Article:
October 16, 2015

Adecco Work Trends Study

We all know that the future is increasingly mobile but a recent report by Adecco Group highlights just how important mobile already is and will continue to be in the coming years.

The HR solutions provider’s 2015 Work Trends Study, reveals that job seeking is ever more mobile, with both job seekers and recruiters increasing their online activities. Working practices and employee expectations around how and where they work are also increasingly mobile. Smartworking emerges as a future trend that will have a significant impact on the work environment.

LinkedIn is singled out as the job platform of choice, both in terms of candidates looking for jobs and recruiters posting positions online. Recruiters in particular favour LinkedIn, with 61% of them using it for professional purposes, compared to 34% of candidates.

Facebook, however, is the social space and it is where reputations are formed, good and bad. Job seekers use Facebook as an opportunity to enhance their personal branding and also to check out what others are saying about employers. Recruiters use both LinkedIn and Facebook to research a candidate’s personality.

Online reputation is an increasingly important and defining area, for both recruiters and candidates. Recruiters reject candidates as a result of what they unearth about them on their social profiles. And when applying for positions, job seekers are not only researching the company in question, but also their point of contact.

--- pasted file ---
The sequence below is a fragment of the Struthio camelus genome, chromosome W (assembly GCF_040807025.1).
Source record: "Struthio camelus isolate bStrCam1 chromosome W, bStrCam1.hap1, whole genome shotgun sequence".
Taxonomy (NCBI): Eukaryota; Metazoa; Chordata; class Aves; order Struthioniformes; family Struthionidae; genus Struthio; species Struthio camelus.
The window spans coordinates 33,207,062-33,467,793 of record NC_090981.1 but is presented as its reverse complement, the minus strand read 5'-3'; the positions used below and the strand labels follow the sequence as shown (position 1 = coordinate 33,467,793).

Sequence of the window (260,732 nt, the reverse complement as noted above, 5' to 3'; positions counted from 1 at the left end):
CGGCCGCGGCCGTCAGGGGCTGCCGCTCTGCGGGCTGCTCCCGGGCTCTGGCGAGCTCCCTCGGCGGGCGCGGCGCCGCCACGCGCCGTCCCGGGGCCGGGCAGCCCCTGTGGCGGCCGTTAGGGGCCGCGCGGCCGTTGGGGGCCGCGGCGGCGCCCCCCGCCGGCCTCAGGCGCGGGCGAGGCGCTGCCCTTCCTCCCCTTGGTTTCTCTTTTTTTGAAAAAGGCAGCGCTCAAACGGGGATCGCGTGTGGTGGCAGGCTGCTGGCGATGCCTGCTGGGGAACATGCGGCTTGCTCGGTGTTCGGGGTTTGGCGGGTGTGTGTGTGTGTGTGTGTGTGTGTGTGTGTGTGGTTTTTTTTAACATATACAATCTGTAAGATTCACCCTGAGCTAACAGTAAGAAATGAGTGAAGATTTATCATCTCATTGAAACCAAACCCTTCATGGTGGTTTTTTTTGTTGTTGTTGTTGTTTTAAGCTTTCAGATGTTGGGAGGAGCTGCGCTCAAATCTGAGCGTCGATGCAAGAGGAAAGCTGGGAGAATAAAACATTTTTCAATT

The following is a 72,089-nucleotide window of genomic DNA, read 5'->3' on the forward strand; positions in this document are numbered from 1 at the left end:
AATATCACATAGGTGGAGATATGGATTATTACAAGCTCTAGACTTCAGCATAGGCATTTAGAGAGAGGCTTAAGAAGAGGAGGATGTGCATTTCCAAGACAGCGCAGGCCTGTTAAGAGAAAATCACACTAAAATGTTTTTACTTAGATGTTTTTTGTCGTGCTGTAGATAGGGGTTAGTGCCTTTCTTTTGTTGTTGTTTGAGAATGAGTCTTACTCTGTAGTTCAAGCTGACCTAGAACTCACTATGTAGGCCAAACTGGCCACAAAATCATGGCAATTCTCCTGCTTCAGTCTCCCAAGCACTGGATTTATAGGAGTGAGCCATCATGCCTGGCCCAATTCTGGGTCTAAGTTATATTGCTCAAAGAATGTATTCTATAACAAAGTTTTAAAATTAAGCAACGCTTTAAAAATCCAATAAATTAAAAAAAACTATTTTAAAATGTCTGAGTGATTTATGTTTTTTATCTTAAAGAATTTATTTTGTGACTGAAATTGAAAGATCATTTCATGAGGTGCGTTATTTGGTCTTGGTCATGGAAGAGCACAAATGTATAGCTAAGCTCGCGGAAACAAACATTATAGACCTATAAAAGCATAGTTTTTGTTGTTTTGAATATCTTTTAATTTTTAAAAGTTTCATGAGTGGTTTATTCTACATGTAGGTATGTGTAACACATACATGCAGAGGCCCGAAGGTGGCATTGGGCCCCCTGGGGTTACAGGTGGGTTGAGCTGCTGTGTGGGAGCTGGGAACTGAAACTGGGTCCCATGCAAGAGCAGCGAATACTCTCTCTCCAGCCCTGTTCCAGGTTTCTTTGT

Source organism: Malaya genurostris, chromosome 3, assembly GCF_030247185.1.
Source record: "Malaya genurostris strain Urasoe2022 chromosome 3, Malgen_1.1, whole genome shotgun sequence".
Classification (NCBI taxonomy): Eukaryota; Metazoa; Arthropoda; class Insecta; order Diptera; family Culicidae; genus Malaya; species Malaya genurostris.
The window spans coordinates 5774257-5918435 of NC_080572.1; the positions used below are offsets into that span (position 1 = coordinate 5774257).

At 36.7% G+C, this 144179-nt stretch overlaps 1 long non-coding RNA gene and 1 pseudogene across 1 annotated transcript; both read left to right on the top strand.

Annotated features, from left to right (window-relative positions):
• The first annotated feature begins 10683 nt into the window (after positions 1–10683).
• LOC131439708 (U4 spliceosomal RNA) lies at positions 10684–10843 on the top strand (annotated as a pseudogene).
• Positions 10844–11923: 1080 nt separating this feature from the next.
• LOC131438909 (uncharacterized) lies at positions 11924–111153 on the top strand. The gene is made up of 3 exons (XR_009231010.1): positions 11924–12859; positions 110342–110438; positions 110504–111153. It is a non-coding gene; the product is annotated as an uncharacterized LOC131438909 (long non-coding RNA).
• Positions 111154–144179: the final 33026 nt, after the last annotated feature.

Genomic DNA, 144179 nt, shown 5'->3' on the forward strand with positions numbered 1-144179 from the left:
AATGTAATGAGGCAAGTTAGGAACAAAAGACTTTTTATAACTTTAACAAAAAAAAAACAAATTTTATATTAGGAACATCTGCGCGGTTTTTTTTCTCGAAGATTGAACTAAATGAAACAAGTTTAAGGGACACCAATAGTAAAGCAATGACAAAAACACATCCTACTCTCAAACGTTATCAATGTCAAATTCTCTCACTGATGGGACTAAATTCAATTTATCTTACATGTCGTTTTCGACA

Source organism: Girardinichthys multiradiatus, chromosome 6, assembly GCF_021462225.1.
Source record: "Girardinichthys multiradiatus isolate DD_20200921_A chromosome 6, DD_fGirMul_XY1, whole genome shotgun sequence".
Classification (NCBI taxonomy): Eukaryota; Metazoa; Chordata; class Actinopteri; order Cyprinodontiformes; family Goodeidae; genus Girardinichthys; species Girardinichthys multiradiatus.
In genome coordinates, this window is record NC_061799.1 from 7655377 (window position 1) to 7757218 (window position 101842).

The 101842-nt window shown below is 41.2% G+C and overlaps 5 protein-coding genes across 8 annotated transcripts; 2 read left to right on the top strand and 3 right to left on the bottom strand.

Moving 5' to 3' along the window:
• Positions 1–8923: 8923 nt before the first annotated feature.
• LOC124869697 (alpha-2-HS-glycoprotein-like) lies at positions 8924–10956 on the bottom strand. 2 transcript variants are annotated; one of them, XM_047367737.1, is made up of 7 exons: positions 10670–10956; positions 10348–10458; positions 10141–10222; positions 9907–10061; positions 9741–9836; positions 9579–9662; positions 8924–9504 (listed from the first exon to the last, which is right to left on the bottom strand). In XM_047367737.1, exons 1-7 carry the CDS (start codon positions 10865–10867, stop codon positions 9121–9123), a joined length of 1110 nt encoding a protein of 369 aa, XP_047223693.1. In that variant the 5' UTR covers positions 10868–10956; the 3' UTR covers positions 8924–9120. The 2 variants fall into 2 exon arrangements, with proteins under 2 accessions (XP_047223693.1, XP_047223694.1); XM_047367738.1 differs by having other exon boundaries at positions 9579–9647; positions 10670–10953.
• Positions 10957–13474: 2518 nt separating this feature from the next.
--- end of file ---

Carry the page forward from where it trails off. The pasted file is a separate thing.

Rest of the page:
The more social media platforms a job seeker is active on, the higher their chances are of being contacted by a recruiter. The research found that those candidates who are active on just one network have a 16% chance of being contacted by a recruiter. A candidate that uses all five of the main global platforms has a 46% chance of being contacted by a recruiter, however.

Job seekers are more mobile than recruiters. Of the 31,000 job seekers polled in the survey, 65% of them frequently or sometimes use a mobile device for online searches. Only 415 of the 4,100 recruiters polled use mobile when searching for a candidate or highlighting open positions.

Flexible working practices have increased in popularity and scope in the past 10-20 years. That trend is set to continue. The report picks up on the concept of smartworking. Those respondents that were familiar with the concept of smartworking defined it as flexibility over working times and place of work. It also encompasses flexibility in work methods and work tools – bringing your own device to work, for example.

Despite the emergence of this concept of smartworking, it is still a relatively unheard of trend. Two thirds of the job seekers and recruiters polled have never heard of it. However, the concept proved a popular one – over half of job seekers would like to be offered smartworking and would like to work from home or in an office nearer their home. A lot of respondents said they would like the possibility of working in a co-working space. Recruiters are more cautious about smartworking, although they appreciated the advantages.

Overall, the report provides useful insights into the world of work as we know it today and the world of work of the future.